German Ethics Council advisor wants mandatory Covid jabs for teachers

Wolfram Henn, a human geneticist who sits on the German Ethics Council, is calling on the government to make Covid vaccination compulsory for teachers and day-care workers.

German Ethics Council advisor wants mandatory Covid jabs for teachers
A school pupil puts his hand up in class at the Fritz Carsen School in the Berlin district of Britz. Photo: picture alliance/dpa | Christoph Soeder

“Anyone who chooses of their own free will to work with vulnerable people takes on a special professional responsibility,” he told regional paper Rheinische Post. 

“We need mandatory vaccination for personnel in schools and nurseries.”

At present, the EU-approved vaccines are only permitted for over-12s. While adolescents between the ages of 12 and 17 are able to get a jab, however, Germany’s Standing Vaccines Commission has not yet issued a firm recommendation that they do so – unless they have a pre-existing condition that might make them particularly vulnerable to Covid. 

According to Henn, teachers and nursery workers have an obligation to protect the children they work with – especially those under 12.

Although children are considered to have a fairly low risk of getting seriously ill from Covid, they can still bring home the virus to their families, he added.


On Sunday, French media sources reported that the country’s public health advisor was calling on the government to introduce mandatory vaccination for medical professionals. President Macron is expected to make an announcement on this on Monday evening.

Speaking to Rheinische Post, Henn said that people who have professional contact with other vulnerable groups should also have a compulsory jab. 

The move would particularly protect those who are undergoing intense courses of treatment for diseases such as cancer, or who are otherwise unable to get a vaccine due to their weakened immune system, he said.

First jabs sink to February levels

With almost 60 percent of the German population having received at least one shot, the vaccination drive continues to drag it feet.

On Monday, Health Minister Jens Spahn (CDU) tweeted to say that physicians had administered “as few first doses… as in February,” when Germany was struggling to gets its inoculation campaign off the ground. 

READ ALSO: EXPLAINED: Why Covid vaccine demand is dropping in Germany

“Unlike February, we now have enough vaccines,” Spahn added. “The fact remains: please get vaccinated!”

According to the governmental vaccination tracker, just over 221,000 people in Germany received a jab on Sunday.

That’s around a sixth of the daily jabs that Germany was achieving when the campaign finally picked up pace in May. 

READ ALSO: Germany vaccinates record number of people in one day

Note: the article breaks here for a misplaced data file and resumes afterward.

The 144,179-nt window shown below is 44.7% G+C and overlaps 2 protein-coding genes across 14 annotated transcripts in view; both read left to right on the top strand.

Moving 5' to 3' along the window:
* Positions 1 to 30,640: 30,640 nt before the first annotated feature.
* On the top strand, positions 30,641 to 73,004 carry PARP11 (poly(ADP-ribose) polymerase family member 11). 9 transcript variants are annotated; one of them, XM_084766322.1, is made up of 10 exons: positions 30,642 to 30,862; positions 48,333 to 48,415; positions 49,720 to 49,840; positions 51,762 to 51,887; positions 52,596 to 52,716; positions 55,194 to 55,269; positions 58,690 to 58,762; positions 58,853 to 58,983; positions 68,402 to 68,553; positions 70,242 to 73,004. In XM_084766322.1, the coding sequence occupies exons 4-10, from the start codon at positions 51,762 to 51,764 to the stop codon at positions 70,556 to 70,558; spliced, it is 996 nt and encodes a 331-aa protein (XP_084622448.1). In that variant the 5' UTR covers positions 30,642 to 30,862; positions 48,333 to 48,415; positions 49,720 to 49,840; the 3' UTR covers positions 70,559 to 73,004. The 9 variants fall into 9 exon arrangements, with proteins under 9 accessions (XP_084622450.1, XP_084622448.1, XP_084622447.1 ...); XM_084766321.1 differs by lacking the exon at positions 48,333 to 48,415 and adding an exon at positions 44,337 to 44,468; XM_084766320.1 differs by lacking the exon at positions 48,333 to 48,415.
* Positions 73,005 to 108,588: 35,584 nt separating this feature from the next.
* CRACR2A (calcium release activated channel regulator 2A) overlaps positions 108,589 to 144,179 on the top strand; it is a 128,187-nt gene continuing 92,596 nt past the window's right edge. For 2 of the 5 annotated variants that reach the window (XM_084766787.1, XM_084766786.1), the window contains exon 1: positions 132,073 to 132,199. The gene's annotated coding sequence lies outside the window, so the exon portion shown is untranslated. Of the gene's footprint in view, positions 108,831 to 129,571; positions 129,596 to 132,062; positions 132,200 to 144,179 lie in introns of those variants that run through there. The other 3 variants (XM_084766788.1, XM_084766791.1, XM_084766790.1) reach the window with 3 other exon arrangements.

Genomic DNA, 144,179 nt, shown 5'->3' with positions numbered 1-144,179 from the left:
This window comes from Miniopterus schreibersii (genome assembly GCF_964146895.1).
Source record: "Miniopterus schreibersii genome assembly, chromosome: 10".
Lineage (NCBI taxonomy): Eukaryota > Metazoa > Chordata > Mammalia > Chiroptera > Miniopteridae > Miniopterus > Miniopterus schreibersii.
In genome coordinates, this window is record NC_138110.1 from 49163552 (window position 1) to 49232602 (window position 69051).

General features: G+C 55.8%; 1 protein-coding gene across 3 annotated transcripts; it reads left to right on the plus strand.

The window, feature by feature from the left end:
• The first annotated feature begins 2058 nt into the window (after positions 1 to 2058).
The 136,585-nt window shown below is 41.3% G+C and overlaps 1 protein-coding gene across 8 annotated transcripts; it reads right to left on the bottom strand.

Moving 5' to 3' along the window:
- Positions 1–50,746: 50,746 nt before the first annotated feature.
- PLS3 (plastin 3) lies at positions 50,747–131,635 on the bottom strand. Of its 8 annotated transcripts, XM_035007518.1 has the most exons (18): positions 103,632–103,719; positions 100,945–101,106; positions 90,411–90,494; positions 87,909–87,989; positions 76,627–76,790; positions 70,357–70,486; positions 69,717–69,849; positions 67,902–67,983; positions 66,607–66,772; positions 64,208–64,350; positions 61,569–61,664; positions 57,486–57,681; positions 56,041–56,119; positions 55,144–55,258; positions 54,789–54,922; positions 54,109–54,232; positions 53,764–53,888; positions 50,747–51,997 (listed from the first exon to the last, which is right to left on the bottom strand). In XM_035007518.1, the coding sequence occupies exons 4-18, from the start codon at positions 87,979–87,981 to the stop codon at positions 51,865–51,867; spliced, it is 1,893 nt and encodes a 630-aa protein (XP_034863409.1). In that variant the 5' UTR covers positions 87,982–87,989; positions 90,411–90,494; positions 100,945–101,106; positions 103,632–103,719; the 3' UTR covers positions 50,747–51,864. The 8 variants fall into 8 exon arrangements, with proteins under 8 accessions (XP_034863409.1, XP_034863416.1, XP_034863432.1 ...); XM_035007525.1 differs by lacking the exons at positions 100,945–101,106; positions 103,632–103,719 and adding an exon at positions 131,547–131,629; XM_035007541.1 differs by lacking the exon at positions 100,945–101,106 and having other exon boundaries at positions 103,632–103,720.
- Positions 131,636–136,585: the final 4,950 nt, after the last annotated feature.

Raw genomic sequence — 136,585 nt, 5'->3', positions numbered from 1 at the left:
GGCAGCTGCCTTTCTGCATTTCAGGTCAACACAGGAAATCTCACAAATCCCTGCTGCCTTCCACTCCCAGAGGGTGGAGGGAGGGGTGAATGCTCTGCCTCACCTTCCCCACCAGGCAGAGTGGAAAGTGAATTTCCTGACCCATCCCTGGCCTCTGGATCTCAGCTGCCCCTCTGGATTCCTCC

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Schools in Sweden discriminate against parents with Arabic names: study

Parents with Arabic-sounding names get a less friendly response and less help when choosing schools in Sweden, according to a new study from the University of Uppsala.

Schools in Sweden discriminate against parents with Arabic names: study

In one of the largest discrimination experiments ever carried out in the country, 3,430 primary schools were contacted via email by a false parent who wanted to know more about the school. The parent left information about their name and profession.

In the email, the false parent stated that they were interested in placing their child at the school, and questions were asked about the school’s profile, queue length, and how the application process worked. The parent was either low-educated (nursing assistant) or highly educated (dentist). Some parents gave Swedish names and others gave “Arabic-sounding” names.

The report’s author, Jonas Larsson Taghizadeh said that the study had demonstrated “relatively large and statistically significant negative effects” for the fictional Arabic parents. 

“Our results show that responses to emails signed with Arabic names from school principals are less friendly, are less likely to indicate that there are open slots, and are less likely to contain positive information about the school,” he told The Local. 

READ ALSO: Men with foreign names face job discrimination in Sweden: study

The email responses received by the fictional Arabic parents were rated five percent less friendly than those received by the fictional Swedish parents, schools were 3.2 percentage points less likely to tell Arabic parents that there were open slots at the school, and were 3.9 percentage points less likely to include positive information about the municipality or the school. 

There was no statistically significant difference in the response rate and number of questions answered by schools to Swedish or Arabic-sounding parents. 

Taghizadeh said that there was more discrimination against those with a low social-economic status job than against those with an Arabic name, with the worst affected group being those who combined the two. 

“For socioeconomic discrimination, the results are similar, however, here the discrimination effects are somewhat larger,” he told The Local. 

Having a high economic status profession tended to cancel out the negative effects of having an Arabic name. 

“The discrimination effects are substantially important, as they could potentially indirectly influence parents’ school choice decision,” Taghizadeh said.

Investigating socioeconomic discrimination is also important in itself, as discrimination is seldom studied and as explicit discrimination legislation that bans class-based discrimination is rare in Western countries including Sweden, in contrast to laws against ethnic discrimination.”